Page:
If there is a particular practice that epitomises the sanctuaries, it is the rescue. This was the forcible release of a prisoner from the custody of an authority, be it the law, the military or bailiffs. Whilst it was common enough during the eighteenth century – especially when the press gang was on the prowl – the sanctuaries provided two enhancements: a ready crew for mounting them and a place of safety from recapture.
The following document from 1697 shows a rescue more or less carried out ‘to order.’ Two men were being taken under habeas corpus from Somerset to the London courts; a letter requesting their rescue was sent to one Thomas Gurney in Whitefriars, who raised a troop and intercepted them. Gurney seems to have been an important figure in Alsatia: not only was he the organizer of this escape, but he had also been involved in the riot against the Templars that led to the execution of Francis Winter. I will be writing more about him in the future. But otherwise, with part of the document illegible and no other information on this trial or the original case, many questions are left hanging. Why were the men being taken to London? Were they criminals or witnesses? Who required their rescue?
Thomas Gurney, was Indicted for a Riot and Rescous committed at the Cross-Keys in Arundel-street, and Rescuing one Robert Webb, and Samuel Moore Prisoners, who were brought out of Somersetshire, by virtue of their Habeas Corpus’s, by one Richard Fox. It appeared that there was a Letter sent to this Gurney to the Clubb, at the Rising-Sun in Water-Lane; in which was, That a Friend of his desired the Assistance of 8 men for a Friend that was in trouble. Some of White-Friars men accordingly went to Rescue him from the Rose at Knights-bridge; but missed of their design, and heard that they were in Arundel-street; …. [a section of the text is unreadable] …. and carried them to the Temple-stairs, and got them in Boats, and carried them to Dorset-stairs, and from thence to Gurneys House in White-Fryers, they pursuing them there, the Fryers-men beat them, and knockt them down. The Trial lasted long; and the Jury having considered the matter, found him Guilty.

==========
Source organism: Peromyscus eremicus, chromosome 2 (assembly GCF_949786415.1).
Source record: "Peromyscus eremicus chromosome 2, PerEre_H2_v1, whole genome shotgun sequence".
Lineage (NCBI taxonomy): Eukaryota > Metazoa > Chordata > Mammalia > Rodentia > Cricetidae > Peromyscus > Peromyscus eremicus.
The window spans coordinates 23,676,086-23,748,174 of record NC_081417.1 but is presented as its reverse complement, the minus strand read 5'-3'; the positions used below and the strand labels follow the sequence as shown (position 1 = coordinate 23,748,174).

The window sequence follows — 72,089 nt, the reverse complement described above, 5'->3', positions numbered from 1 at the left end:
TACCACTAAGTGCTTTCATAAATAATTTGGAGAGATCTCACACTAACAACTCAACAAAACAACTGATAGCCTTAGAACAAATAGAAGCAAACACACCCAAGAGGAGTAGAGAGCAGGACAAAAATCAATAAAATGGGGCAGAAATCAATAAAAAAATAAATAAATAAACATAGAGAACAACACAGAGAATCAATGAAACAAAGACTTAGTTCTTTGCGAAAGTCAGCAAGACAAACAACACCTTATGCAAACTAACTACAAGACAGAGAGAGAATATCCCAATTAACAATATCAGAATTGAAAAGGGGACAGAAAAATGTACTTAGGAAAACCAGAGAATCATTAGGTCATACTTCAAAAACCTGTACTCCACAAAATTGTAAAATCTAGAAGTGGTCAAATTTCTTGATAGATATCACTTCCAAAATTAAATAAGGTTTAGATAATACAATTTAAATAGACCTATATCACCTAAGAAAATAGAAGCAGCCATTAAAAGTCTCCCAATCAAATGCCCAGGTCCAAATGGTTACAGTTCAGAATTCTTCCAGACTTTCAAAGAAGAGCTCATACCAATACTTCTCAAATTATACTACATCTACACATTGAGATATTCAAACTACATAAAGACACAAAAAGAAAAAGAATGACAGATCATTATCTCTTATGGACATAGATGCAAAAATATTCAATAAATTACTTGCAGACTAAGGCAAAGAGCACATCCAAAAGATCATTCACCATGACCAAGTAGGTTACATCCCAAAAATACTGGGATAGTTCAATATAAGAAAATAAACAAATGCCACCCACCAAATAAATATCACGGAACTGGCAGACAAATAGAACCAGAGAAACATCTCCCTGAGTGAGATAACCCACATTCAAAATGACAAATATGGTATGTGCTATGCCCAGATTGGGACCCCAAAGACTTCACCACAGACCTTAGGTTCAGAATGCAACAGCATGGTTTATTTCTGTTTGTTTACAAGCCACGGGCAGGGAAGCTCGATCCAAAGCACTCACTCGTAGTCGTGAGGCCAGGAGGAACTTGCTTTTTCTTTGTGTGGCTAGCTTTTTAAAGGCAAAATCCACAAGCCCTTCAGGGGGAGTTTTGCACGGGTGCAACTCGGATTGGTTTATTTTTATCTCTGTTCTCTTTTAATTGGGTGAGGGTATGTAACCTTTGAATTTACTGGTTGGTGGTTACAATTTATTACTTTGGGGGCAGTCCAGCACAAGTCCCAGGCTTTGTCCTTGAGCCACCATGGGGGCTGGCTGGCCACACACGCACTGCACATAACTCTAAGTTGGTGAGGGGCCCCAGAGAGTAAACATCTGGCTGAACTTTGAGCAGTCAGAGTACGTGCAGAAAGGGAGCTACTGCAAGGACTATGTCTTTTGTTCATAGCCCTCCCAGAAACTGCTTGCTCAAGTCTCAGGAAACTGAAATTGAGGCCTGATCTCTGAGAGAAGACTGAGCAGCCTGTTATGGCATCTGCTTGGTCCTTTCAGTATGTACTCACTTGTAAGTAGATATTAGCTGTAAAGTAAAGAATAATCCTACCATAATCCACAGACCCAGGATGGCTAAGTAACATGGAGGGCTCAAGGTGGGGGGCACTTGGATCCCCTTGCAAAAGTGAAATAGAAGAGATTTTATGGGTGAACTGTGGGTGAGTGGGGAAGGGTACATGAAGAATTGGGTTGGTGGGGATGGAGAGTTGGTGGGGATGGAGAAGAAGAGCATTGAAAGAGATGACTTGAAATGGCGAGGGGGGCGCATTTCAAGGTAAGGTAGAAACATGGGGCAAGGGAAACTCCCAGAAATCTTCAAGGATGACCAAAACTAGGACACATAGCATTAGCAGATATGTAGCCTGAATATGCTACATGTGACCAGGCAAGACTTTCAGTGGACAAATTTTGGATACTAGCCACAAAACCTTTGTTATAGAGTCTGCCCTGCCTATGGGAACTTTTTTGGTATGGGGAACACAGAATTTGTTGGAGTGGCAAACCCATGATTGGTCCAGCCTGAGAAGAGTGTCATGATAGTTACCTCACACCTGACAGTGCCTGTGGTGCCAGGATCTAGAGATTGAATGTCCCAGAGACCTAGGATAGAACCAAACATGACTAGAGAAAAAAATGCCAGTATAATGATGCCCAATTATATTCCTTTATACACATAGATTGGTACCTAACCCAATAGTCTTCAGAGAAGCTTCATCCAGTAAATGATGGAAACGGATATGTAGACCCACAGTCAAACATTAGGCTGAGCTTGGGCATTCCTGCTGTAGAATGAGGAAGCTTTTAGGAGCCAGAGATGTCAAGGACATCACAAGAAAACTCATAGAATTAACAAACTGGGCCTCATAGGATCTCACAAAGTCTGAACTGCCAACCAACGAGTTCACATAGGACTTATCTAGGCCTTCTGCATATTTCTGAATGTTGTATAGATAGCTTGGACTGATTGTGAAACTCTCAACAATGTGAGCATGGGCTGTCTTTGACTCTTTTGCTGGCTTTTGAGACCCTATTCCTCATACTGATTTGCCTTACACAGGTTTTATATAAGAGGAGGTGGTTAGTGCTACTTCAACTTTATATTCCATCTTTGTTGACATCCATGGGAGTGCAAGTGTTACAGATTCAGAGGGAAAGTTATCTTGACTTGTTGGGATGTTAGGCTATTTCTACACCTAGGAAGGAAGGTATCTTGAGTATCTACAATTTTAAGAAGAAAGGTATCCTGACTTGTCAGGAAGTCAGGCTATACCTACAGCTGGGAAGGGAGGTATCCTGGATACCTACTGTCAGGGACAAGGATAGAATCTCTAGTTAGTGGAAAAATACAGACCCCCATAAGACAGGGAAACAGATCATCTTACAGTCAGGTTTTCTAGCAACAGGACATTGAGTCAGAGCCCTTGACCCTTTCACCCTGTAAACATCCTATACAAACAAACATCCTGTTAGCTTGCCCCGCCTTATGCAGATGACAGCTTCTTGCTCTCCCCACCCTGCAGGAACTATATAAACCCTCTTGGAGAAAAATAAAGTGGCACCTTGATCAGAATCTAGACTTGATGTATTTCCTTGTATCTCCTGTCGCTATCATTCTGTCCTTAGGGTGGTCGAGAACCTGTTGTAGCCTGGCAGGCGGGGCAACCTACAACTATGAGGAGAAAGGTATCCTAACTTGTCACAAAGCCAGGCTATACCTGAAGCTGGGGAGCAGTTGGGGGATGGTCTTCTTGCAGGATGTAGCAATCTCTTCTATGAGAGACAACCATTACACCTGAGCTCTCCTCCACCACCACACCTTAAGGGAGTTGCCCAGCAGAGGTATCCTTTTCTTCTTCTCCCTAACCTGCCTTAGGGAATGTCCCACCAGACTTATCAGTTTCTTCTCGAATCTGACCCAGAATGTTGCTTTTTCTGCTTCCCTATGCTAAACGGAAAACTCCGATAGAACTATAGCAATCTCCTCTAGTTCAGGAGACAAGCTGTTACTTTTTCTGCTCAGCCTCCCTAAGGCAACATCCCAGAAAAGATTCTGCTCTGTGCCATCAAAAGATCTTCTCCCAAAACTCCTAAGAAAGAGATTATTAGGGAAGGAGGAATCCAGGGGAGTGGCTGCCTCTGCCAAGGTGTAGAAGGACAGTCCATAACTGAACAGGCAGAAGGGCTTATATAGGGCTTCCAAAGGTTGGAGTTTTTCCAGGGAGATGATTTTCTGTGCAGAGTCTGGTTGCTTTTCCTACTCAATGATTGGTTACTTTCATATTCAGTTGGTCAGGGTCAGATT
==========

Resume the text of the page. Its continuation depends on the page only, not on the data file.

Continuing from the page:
Source: Old Bailey Proceedings Online (www.oldbaileyonline.org, version 6.0, 31 August 2011), February 1697, trial of Thomas Gurney (t16970224-49).
There was another sort of rescue, where debtors were aided in escaping into the sanctuaries. This may have had a criminal aspect, of setting up a front business, obtaining goods on credit and then absconding. But there is no mention of this in the following account from 1690, where one of the ‘White Fryers men’ was charged with a murder committed in the course of the escape.
John Goodson as principal, and Abraham Hartslop as Accessary, were both tryed for the Murther of one Bartholomew Long on the 8th day of May last, giving him a mortal Bruise with a Quarter-Staff upon the head, of which he instantly died. The Evidence declared, that some rude Fellows viz White Fryers Men, were striving to get away some Goods out of the Prosecutor’s house in Cow-lane , the Tenant, viz. a Broker, designing to make his Escape deceitfully into the Mint: But the Landlord interposing, they made a great Mutiny, and Riotous Tumult, threatning to be the death of any who should oppose them, and had several Quarter-staves, and short wooden pocket pistols, (as they term them) which are to be used in Chambers, or narrow places, with other Instruments of Cruelty.
Goodson, was seen to strike the deceased with an Ashen Quarter-staff about five Foot long, of which he immediately died. But it did not appear that Hartslope struck any Blow. The Surgeon said that the deceased died of the Bruise. Goodson offer’d but little for himself, only that he was hired as a Porter to get away the Goods and called some Evidence, who gave a fair account of his former Conversation. But there being but one Evidence that swore positively Goodson struck the Blow, a Debate arose between the Court and the Jury; afterwards they came to this Result, That the matter should at present be found Special , &c.
Source: Old Bailey Proceedings Online (www.oldbaileyonline.org, version 6.0, 31 August 2011), June 1690, trial of John Goodson Abraham Hartslop (t16900605-5).
A curiosity of this account is that the Alsatians were to take a fellow from nearby Cow Street, just north of Whitefriars, across the Thames to Southwark Mint. This suggests, perhaps, co-operation between the sanctuaries.